|Publication number||USH1119 H|
|Application number||US 07/642,954|
|Publication date||Dec 1, 1992|
|Filing date||Jan 18, 1991|
|Priority date||Jan 19, 1990|
|Publication number||07642954, 642954, US H1119 H, US H1119H, US-H-H1119, USH1119 H, USH1119H|
|Original Assignee||Fuji Photo Film Co., Ltd.|
|Export Citation||BiBTeX, EndNote, RefMan|
|Referenced by (1), Classifications (13), Legal Events (1)|
|External Links: USPTO, USPTO Assignment, Espacenet|
The present invention relates to a direct positive photographic material having at least one photographic emulsion layer containing previously non-fogged internal latent image-type silver halide grains. In particular, it relates to a direct positive photographic material having a good time-dependent storage stability.
A method of forming a direct positive image is well known, where a direct positive photographic material having a previously non-fogged internal latent image-type silver halide emulsion is imagewise exposed and then subjected to surface-development after or during fogging.
The above-mentioned latent image-type silver halide photographic emulsion means a silver halide photographic emulsion of such a type that the silver halide grains therein have light-sensitive nuclei essentially in the inside thereof and a latent image is formed essentially in the inside of the grains by exposure.
Various techniques have been known in this technical field. For instance, U.S. Pat. Nos. 2,592,250, 2,466,957, 2,497,875, 2,588,982, 3,317,322, 3,761,266, 3,761,276 and 3,796,577 and British Pat. Nos. 1,151,363, 1,150,553 and 1,011,062 illustrates essential techniques of the field.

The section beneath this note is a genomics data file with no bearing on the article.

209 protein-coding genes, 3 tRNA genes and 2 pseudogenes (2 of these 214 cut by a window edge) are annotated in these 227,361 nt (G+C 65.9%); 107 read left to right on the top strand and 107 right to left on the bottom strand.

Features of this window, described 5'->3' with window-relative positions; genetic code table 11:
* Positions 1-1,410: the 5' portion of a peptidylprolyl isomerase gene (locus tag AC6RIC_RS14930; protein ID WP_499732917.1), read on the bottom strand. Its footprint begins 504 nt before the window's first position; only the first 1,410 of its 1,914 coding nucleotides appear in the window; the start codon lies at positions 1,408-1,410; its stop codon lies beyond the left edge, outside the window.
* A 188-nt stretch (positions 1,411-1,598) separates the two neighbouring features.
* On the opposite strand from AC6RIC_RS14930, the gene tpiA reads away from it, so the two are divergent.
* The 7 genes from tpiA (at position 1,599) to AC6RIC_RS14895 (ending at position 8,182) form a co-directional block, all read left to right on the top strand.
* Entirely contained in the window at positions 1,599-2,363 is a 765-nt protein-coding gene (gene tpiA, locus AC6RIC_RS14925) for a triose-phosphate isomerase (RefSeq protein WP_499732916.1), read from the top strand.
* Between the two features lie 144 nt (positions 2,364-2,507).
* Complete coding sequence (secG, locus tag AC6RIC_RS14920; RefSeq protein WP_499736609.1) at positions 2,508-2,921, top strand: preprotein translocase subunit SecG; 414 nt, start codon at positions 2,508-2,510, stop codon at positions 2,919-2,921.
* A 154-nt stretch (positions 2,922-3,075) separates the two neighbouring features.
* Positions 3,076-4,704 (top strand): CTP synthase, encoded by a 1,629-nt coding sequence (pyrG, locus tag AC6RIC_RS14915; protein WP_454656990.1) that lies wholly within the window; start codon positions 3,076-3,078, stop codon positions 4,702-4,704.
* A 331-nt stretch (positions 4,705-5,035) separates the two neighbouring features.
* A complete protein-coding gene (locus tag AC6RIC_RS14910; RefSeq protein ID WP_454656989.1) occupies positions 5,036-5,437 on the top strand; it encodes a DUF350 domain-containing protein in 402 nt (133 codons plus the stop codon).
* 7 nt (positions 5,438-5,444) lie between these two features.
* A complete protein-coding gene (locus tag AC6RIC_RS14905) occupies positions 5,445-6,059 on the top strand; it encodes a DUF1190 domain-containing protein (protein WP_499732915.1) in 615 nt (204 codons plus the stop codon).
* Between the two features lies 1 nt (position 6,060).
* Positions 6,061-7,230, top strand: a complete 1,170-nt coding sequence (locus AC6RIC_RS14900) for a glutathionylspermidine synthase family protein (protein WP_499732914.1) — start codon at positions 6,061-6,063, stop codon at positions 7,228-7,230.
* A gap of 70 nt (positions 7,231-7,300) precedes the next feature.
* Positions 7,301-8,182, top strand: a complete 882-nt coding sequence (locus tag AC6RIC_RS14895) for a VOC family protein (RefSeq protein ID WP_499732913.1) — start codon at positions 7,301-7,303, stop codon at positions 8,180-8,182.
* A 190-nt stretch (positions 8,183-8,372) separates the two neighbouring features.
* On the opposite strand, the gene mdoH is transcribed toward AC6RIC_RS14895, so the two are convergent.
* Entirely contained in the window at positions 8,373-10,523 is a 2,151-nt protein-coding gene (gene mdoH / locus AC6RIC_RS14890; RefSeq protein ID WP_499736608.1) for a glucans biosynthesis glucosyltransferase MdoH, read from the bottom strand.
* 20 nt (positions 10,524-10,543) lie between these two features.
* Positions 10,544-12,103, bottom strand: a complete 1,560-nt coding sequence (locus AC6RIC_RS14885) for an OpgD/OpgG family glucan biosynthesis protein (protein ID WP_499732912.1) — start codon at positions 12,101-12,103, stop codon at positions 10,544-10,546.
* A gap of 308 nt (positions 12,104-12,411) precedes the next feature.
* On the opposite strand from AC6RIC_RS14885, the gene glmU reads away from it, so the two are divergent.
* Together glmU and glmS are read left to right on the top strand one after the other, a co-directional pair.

Using the known methods, direct positive photographic materials having a relatively high sensitivity can be obtained.
The details of the mechanism of forming direct positive images are described, for example, in T. H. James, The Theory of the Photographic Process, Ed. 4, Chap. 7, pages 182 to 193 and U.S. Pat. No. 3,761,276.
In order to put a direct positive photographic material into practical use, the material must give a hard (high contrast) image, having a high Dmax and a low Dmin. In general, a direct positive photographic material has drawbacks in that the time-dependent variation of sensitivity during storage (or increase of sensitivity) is large and the aged material often gives an image having a lowered maximum sensitivity. Therefore, elimination of such drawbacks has been desired in preparing a direct positive photographic material.
An object of the present invention is to provide a direct positive photographic material which is free from the above-mentioned drawbacks. This has been attained by use of a direct positive photographic material comprising a support having provided thereon at least one photographic emulsion layer containing previously non-fogged internal latent image-type silver halide grains, wherein the photographic emulsion layer contains at least one compound of formula (I): ##STR2## where R11 represents an aryl group; R12 to R15, which may be the same or different, each represents a hydrogen atom, an aliphatic group or an aromatic group; and R11 to R15 may form a ring (s).
The aryl group of R11, and the aliphatic group or aromatic group of R12 to R15 may Optionally have substituent(s).
As one preferred embodiment of the direct positive photographic material of the invention, the internal latent image-type silver halide grains in the material are composed of silver bromide, silver chloride, silver iodobromide, silver chlorobromide or silver chloroiodobromide grains, and contain at least one metal selected from the group comprising manganese, copper, zinc, cadmium, rhenium, lead, bismuth, indium, thallium, zirconium, lanthanum, chromium, mercury and metals of Group VIII of the Periodic Table.